Document Detail

Microparticle collection and concentration via a miniature surface acoustic wave device.
MedLine Citation:
PMID:  17476381     Owner:  NLM     Status:  MEDLINE    
The ability to detect microbes, pollens and other microparticles is a critically important ability given the increasing risk of bioterrorism and emergence of antibiotic-resistant bacteria. The efficient collection of microparticles via a liquid water droplet moved by a surface acoustic wave (SAW) device is demonstrated in this study. A fluidic track patterned on the SAW device directs the water droplet's motion, and fluid streaming induced inside the droplet as it moves along is a key advantage over other particle collection approaches, because it enhances microparticle collection and concentration. Test particles consisted of 2, 10, 12 and 45 microm diameter monodisperse polystyrene and melamine microparticles; pollen from the Populus deltoides, Kochia scoparia, Secale cerale, and Broussonetia papyrifera (Paper Mulberry) species; and Escherichia coli bacteria. The collection efficiency for the synthetic particles ranged from 16 to 55%, depending on the particle size and surface tension of the collection fluid. The method was more effective in collecting pollen and the bacteria with an efficiency of 45-68% and 61.0-69.8%, respectively. Pollen collection was strongly influenced by its diameter, size, and surface geometry in a manner contrary to initial expectations. Reasons for the consistent yet unexpected collection results include leaky SAW pressure boundary segregation and shear-induced concentration of larger particles, and the subtle effects of wetting interactions. These results demonstrate a new method for collecting microparticles requiring only about one second per run, and illustrate the inadequacy of using synthetic microparticles as a substitute for their biological counterparts in experiments studying particle collection and behavior.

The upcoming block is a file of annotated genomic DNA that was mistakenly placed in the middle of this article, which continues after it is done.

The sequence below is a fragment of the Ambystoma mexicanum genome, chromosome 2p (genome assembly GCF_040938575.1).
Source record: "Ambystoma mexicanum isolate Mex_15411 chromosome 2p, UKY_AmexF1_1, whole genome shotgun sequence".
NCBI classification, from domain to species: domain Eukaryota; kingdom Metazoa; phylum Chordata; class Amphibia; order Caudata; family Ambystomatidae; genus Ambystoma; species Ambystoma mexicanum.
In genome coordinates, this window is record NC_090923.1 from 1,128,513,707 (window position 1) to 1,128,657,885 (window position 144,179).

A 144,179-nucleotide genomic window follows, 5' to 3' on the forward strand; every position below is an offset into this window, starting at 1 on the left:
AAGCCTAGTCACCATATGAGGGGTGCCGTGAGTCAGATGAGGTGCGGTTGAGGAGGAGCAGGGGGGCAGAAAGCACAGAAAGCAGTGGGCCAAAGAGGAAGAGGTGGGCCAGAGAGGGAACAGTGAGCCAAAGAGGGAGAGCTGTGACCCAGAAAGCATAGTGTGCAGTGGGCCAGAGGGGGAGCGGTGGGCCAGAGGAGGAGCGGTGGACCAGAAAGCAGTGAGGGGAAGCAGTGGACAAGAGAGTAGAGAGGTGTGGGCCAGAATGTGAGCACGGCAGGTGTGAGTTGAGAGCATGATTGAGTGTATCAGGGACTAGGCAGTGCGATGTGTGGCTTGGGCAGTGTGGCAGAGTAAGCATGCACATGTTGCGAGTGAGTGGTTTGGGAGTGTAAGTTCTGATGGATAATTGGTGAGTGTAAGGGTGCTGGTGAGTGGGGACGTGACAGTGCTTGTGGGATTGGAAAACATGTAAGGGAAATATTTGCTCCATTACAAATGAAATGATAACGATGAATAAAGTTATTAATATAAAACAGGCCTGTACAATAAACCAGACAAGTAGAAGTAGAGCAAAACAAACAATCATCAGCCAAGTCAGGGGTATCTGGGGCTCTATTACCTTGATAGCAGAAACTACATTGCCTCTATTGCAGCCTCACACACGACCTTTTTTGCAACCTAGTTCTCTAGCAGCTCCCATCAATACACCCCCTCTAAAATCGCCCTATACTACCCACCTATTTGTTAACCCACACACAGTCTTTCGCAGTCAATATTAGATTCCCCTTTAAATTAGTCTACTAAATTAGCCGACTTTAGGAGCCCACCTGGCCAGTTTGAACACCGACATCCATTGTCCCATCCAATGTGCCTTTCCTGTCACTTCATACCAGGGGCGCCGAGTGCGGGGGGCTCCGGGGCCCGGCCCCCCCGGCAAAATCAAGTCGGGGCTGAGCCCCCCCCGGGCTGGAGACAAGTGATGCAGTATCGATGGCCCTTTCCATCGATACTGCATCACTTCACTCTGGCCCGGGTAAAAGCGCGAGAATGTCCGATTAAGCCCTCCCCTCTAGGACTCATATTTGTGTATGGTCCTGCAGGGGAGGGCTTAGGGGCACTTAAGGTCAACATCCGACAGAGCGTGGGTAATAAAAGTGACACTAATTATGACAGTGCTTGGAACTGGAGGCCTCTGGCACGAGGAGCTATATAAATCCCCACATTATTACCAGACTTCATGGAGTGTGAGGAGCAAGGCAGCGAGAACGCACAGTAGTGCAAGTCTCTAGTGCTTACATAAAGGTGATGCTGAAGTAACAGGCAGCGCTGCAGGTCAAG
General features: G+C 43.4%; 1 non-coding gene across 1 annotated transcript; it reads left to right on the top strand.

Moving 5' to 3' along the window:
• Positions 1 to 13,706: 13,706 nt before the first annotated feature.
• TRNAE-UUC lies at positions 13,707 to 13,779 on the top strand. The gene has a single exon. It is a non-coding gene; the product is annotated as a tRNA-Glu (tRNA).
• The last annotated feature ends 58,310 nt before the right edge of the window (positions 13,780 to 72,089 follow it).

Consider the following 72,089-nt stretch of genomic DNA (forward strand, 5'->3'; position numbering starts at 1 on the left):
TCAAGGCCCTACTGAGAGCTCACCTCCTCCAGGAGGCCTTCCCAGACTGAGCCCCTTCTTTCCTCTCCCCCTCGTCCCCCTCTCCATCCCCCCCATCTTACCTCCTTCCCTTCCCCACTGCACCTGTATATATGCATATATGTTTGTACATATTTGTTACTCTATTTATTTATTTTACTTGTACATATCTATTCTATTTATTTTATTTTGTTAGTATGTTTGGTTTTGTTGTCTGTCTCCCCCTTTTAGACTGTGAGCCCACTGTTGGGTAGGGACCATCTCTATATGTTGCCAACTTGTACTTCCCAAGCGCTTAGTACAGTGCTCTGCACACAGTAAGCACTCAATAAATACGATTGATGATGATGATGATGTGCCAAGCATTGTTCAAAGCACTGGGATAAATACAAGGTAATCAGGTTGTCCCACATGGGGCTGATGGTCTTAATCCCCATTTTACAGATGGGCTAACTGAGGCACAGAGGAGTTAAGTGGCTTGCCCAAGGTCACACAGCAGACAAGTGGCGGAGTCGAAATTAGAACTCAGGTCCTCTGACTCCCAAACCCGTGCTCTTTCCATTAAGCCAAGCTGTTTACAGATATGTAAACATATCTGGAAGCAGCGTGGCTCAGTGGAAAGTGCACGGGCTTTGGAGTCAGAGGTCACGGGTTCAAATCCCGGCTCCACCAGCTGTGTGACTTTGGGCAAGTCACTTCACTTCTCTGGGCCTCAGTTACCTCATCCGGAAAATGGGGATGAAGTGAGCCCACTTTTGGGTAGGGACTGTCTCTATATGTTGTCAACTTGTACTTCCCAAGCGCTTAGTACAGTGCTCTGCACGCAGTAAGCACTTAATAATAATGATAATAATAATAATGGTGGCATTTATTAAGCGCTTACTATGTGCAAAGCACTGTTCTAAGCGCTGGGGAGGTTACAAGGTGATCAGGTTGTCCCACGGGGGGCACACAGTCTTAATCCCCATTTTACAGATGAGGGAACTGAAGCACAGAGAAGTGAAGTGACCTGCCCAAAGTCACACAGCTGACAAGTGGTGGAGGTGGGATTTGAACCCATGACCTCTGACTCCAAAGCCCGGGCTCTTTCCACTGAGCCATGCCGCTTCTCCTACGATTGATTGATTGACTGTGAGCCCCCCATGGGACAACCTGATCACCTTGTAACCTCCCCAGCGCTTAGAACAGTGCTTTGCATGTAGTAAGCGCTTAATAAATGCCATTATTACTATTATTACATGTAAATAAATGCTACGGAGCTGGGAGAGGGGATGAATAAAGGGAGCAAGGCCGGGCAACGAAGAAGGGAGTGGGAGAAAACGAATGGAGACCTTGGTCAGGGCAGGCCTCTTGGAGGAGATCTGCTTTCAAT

Ming K Tan; James R Friend; Leslie Y Yeo
Publication Detail:
Type:  Journal Article     Date:  2007-04-18
Journal Detail:
Title:  Lab on a chip     Volume:  7     ISSN:  1473-0197     ISO Abbreviation:  Lab Chip     Publication Date:  2007 May 
Date Detail:
Created Date:  2007-05-03     Completed Date:  2007-08-15     Revised Date:  -    
Medline Journal Info:
Nlm Unique ID:  101128948     Medline TA:  Lab Chip     Country:  England    
Other Details:
Languages:  eng     Pagination:  618-25     Citation Subset:  IM    
Micro/Nanophysics Research Laboratory, Monash University, Clayton, Victoria 3800, Australia.
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MeSH Terms
Microfluidic Analytical Techniques / instrumentation*,  methods*
Microscopy, Electron, Scanning
Particle Size
Pollen / ultrastructure
Surface Properties

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